Definition of Currency convertibility:
There tends to be a correlation between a country's economy and the convertibility of its currency. The stronger an economy is on the global scale, the more likely its currency will be easily converted into other major currencies. Government constraints may result in a currency with a low convertibility. For example, a government with low reserves of hard foreign currency usually restricts currency convertibility because that government would otherwise not be in a position to intervene in the foreign exchange market (i.e., revalue, devalue) to support their own currency if and when necessary.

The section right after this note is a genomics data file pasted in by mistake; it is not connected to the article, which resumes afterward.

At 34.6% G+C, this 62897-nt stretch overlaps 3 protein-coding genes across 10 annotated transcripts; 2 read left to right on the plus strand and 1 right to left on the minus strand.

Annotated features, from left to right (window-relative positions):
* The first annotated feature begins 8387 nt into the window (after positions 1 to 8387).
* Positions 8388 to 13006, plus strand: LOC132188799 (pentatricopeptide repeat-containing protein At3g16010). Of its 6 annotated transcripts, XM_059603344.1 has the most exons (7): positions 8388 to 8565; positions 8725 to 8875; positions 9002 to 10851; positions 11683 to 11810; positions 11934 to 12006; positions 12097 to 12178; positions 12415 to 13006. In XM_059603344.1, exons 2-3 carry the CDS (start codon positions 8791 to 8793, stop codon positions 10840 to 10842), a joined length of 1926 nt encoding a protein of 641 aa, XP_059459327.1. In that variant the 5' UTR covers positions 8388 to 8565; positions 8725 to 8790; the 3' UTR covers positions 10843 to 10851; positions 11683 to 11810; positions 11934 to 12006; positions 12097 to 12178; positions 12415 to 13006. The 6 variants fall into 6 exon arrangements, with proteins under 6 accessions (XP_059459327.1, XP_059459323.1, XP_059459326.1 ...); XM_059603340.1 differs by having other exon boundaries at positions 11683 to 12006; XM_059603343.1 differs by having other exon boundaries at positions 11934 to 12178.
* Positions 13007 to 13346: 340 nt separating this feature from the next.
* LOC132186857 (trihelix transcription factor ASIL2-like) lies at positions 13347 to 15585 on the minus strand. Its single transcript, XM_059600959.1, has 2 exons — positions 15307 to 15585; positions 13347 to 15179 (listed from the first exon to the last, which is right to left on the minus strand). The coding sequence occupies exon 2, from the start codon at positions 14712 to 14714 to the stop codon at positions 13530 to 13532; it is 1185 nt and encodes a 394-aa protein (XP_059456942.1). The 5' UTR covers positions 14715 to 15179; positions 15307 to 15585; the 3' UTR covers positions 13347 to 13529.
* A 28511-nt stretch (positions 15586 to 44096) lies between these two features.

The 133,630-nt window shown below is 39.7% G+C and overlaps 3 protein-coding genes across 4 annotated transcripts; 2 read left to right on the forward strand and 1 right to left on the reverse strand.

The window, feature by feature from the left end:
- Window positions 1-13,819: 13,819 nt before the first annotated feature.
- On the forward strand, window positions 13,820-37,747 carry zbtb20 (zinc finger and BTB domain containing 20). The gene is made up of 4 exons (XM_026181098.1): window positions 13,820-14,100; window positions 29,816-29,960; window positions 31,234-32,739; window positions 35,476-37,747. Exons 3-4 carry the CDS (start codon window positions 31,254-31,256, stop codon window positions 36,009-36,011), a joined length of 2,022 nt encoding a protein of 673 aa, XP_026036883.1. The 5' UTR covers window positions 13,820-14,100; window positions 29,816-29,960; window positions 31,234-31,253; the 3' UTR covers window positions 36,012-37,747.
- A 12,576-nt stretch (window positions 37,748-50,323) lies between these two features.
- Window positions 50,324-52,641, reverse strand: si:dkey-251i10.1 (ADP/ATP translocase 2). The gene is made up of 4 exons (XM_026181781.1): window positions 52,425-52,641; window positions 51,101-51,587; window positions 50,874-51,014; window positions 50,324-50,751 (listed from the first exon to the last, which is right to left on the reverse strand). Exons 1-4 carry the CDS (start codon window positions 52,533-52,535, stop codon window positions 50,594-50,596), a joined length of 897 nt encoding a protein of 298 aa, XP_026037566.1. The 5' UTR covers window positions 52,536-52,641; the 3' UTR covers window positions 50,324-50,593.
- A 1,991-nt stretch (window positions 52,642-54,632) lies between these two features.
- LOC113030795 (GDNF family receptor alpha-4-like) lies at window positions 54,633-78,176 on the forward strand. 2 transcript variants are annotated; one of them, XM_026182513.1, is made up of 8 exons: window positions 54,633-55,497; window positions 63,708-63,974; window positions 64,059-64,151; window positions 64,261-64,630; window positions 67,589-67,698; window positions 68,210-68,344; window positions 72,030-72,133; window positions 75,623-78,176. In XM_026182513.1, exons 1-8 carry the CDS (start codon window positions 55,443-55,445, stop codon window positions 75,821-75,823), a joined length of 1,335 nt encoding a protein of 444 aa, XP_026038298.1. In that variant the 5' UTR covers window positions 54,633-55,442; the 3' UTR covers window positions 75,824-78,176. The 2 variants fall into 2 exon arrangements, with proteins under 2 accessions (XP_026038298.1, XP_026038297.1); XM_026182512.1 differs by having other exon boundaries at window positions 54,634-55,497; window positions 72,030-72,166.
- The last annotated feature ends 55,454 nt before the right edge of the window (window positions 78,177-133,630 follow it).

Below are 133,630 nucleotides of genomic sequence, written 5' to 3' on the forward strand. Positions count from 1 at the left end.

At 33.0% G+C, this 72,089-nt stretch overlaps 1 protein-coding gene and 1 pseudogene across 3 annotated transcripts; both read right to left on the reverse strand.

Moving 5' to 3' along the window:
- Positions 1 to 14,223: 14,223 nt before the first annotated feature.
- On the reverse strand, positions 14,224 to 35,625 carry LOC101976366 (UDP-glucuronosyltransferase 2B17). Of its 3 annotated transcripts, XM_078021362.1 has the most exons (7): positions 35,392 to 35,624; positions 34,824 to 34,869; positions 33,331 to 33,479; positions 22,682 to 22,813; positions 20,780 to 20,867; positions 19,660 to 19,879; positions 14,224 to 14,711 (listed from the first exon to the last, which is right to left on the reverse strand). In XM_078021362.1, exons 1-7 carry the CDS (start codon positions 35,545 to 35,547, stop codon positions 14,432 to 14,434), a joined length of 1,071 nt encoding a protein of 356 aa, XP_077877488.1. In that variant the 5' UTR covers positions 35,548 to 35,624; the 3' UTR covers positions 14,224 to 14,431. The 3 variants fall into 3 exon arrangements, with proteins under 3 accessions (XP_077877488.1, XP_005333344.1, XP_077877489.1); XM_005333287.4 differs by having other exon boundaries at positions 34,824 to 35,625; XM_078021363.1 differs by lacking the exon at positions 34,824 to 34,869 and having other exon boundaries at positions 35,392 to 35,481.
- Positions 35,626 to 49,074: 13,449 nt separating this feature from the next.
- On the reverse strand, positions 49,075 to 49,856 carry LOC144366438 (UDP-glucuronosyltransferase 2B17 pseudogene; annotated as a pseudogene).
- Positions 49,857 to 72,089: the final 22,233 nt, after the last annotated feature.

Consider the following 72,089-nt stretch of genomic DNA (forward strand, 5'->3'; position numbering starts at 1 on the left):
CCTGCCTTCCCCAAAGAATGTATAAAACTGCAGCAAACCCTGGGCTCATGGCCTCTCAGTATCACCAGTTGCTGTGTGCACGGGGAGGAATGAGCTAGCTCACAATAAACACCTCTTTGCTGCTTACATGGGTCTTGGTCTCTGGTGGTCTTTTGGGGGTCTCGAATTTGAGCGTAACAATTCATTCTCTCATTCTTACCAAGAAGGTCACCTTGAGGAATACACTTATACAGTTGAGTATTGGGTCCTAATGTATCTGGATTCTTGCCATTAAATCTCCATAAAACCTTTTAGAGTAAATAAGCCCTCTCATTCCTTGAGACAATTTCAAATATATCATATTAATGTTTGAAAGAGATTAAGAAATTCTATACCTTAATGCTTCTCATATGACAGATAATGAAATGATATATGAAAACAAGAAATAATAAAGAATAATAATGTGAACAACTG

Right of the holder of a currency to exchange it for another currency at the current exchange rates. Currency convertibility is an essential element of free trade.
Currency convertibility is the ease with which a country's currency can be converted into gold or another currency. Currency convertibility is important for international commerce as globally sourced goods must be paid for in an agreed upon currency that may not be the buyer's domestic currency. When a country has poor currency convertibility, meaning it is difficult to swap it for another currency or store of value, it poses a risk and barrier to trade with foreign countries who have no need for the domestic currency.
Meaning of Currency convertibility & Currency convertibility Definition